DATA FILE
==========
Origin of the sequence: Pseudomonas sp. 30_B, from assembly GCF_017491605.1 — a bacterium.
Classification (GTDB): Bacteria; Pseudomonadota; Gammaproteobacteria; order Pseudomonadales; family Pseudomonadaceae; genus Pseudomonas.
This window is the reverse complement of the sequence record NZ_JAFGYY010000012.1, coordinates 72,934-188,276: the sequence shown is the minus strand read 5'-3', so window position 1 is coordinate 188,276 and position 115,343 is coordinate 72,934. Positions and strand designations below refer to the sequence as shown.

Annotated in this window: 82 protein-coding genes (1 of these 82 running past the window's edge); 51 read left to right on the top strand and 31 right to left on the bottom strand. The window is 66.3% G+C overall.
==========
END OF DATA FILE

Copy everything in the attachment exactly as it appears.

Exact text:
Origin of the sequence: Pseudomonas sp. 30_B, from assembly GCF_017491605.1 — a bacterium.
Classification (GTDB): Bacteria; Pseudomonadota; Gammaproteobacteria; order Pseudomonadales; family Pseudomonadaceae; genus Pseudomonas.
This window is the reverse complement of the sequence record NZ_JAFGYY010000012.1, coordinates 72,934-188,276: the sequence shown is the minus strand read 5'-3', so window position 1 is coordinate 188,276 and position 115,343 is coordinate 72,934. Positions and strand designations below refer to the sequence as shown.

Annotated in this window: 82 protein-coding genes (1 of these 82 running past the window's edge); 51 read left to right on the top strand and 31 right to left on the bottom strand. The window is 66.3% G+C overall.